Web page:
“I was at a bar with Hunter and HARDY eating dinner. It was actually one of the first times I had really hung out with HARDY. I had hung out with him, talking about business and stuff, and I pitched the idea somehow, because I had it,” Green said, sharing the genesis of the song. His idea was about “somewhere in the Smokies on Rocky Mountain high,” which stemmed from a sign he saw on a drive to Virginia. Unbeknownst to him, that sign would then be the catalytic inspiration of his first major cut as a writer.
“I pitched it, and HARDY liked it. We had a few beers and was like, ‘let’s just go write it right now!’ So we went to Hunter’s apartment just off the road. HARDY tore this old guitar Hunter had off the wall that was just way out of tune and couldn’t get it right and just kinda played on it. He said ‘what’s the song about?’ And I told him what I thought the plot was and he looked down and almost lights up that first verse about how it is. And then me and Hunter kinda wrote the chorus. It was just real quick!”
Fast-forward to the beginning of (what would be) a defining moment in Green’s career as a writer: HARDY calls to share the news of FGL wanting to cut “Colorado”—to which he responds with cautious optimism, at best.
“HARDY called me and said that he just got the word that FGL wanted to cut it real bad, and that they’re gonna cut it in the first batch of songs and put it out. Still, I had my mind made that it wasn’t gonna happen because things don’t happen to people much, and I had people say that to me before and things not happening or what not,” Green admitted. However, a pleasant surprise unfolded when the “REDNECKER” singer surprised him after a writing session. “[HARDY and Hunter] snuck me over to where they record, and I got to watch [Florida Georgia Line’s Tyler Hubbard and Brian Kelley] record it with Joey Moi. It was pretty surreal and hands-down, really helped my career a lot and get me started. I wouldn’t be on this conversation without it!”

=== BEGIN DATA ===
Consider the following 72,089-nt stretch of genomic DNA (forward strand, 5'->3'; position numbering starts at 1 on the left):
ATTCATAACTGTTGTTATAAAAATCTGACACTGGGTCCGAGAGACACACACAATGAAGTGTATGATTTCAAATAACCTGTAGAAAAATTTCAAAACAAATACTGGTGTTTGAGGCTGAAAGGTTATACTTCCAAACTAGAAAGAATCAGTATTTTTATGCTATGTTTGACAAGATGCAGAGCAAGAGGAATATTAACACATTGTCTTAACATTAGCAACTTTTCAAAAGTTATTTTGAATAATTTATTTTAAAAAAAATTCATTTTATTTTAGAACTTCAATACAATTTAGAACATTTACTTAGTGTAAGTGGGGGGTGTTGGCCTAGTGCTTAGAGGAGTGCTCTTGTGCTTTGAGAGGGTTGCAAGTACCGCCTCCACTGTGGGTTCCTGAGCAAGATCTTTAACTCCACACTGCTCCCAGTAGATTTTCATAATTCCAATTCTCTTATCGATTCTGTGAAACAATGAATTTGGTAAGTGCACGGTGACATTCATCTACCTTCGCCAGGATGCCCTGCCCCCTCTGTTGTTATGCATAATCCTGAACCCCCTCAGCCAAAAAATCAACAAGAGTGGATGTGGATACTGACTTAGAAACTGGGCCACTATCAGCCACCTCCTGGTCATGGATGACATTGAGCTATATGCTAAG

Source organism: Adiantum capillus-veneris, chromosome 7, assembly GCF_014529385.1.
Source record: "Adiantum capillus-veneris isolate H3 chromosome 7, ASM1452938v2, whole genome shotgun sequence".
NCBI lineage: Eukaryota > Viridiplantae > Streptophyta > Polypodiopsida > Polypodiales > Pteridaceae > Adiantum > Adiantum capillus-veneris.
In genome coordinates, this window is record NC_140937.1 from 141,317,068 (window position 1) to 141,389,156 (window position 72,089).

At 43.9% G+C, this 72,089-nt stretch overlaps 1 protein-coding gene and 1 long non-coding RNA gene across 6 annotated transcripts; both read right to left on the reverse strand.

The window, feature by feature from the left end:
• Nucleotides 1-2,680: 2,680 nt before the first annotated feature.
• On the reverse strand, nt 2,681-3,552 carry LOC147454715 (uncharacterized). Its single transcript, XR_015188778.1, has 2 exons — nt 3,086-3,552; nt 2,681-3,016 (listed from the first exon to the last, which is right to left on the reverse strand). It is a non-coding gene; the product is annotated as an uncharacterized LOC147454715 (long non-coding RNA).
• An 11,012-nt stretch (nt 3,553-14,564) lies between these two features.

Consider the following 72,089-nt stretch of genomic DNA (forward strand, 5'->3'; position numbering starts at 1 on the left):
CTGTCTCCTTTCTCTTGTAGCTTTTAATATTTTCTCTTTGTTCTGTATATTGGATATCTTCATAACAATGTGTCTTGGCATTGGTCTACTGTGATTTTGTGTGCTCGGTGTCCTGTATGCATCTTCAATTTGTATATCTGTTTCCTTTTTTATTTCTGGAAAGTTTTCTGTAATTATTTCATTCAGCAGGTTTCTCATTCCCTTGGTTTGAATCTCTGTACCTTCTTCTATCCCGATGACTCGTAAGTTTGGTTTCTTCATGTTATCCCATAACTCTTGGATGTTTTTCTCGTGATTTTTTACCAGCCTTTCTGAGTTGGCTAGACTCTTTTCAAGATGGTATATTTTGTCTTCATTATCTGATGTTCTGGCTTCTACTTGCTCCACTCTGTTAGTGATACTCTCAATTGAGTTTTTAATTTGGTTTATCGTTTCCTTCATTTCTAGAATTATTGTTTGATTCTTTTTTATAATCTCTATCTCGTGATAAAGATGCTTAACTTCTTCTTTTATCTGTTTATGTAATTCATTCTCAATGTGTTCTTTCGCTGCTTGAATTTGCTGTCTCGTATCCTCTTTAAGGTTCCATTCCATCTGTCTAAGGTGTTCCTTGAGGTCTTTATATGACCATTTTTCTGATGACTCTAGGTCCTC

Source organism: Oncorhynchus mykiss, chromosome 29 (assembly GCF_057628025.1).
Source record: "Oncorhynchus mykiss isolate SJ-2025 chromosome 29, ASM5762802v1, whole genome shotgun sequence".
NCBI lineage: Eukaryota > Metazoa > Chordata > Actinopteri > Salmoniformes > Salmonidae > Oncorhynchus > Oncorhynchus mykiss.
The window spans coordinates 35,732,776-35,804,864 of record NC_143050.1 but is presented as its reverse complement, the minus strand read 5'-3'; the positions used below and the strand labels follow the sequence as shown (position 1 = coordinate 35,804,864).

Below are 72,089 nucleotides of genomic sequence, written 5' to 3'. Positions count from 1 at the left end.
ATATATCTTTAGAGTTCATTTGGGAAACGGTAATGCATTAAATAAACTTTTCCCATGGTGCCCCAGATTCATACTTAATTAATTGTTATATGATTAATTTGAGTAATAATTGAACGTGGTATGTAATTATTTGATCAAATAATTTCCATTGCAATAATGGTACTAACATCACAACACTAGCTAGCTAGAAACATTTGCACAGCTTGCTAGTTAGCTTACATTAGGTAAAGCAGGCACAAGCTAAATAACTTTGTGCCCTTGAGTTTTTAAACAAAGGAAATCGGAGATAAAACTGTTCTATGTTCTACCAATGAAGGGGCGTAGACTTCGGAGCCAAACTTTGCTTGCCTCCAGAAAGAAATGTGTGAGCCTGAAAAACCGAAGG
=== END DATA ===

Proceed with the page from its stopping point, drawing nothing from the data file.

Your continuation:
Having turned in over 120 songs this year and countless ones written, Green is no stranger to the dreaded “writer’s block.” But one way he gets past it? Sheer passion, discipline and, in true Nike fashion: Just Do It.